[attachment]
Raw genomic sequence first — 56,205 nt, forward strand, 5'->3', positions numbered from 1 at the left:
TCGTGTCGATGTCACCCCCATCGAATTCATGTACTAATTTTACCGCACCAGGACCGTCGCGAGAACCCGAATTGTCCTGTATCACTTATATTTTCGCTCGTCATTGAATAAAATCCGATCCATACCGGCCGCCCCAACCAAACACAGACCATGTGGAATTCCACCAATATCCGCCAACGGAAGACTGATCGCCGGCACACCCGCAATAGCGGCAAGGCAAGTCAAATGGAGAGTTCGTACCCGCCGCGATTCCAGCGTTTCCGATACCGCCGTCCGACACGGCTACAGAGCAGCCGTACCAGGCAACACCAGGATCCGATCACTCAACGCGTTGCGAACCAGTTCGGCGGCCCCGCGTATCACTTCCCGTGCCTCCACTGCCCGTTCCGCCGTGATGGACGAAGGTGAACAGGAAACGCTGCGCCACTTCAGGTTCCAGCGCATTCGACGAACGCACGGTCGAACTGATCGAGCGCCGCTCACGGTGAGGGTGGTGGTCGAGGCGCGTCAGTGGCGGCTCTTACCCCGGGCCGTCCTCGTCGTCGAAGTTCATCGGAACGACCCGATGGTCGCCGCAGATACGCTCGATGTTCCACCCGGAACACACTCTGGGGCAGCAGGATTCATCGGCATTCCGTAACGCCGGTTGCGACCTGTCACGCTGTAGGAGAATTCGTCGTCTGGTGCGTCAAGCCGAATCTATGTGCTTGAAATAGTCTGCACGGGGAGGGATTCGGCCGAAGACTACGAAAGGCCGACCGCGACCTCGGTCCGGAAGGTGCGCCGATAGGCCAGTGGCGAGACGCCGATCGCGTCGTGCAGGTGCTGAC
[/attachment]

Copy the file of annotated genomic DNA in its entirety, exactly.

Raw genomic sequence first — 56,205 nt, forward strand, 5'->3', positions numbered from 1 at the left:
TCGTGTCGATGTCACCCCCATCGAATTCATGTACTAATTTTACCGCACCAGGACCGTCGCGAGAACCCGAATTGTCCTGTATCACTTATATTTTCGCTCGTCATTGAATAAAATCCGATCCATACCGGCCGCCCCAACCAAACACAGACCATGTGGAATTCCACCAATATCCGCCAACGGAAGACTGATCGCCGGCACACCCGCAATAGCGGCAAGGCAAGTCAAATGGAGAGTTCGTACCCGCCGCGATTCCAGCGTTTCCGATACCGCCGTCCGACACGGCTACAGAGCAGCCGTACCAGGCAACACCAGGATCCGATCACTCAACGCGTTGCGAACCAGTTCGGCGGCCCCGCGTATCACTTCCCGTGCCTCCACTGCCCGTTCCGCCGTGATGGACGAAGGTGAACAGGAAACGCTGCGCCACTTCAGGTTCCAGCGCATTCGACGAACGCACGGTCGAACTGATCGAGCGCCGCTCACGGTGAGGGTGGTGGTCGAGGCGCGTCAGTGGCGGCTCTTACCCCGGGCCGTCCTCGTCGTCGAAGTTCATCGGAACGACCCGATGGTCGCCGCAGATACGCTCGATGTTCCACCCGGAACACACTCTGGGGCAGCAGGATTCATCGGCATTCCGTAACGCCGGTTGCGACCTGTCACGCTGTAGGAGAATTCGTCGTCTGGTGCGTCAAGCCGAATCTATGTGCTTGAAATAGTCTGCACGGGGAGGGATTCGGCCGAAGACTACGAAAGGCCGACCGCGACCTCGGTCCGGAAGGTGCGCCGATAGGCCAGTGGCGAGACGCCGATCGCGTCGTGCAGGTGCTGAC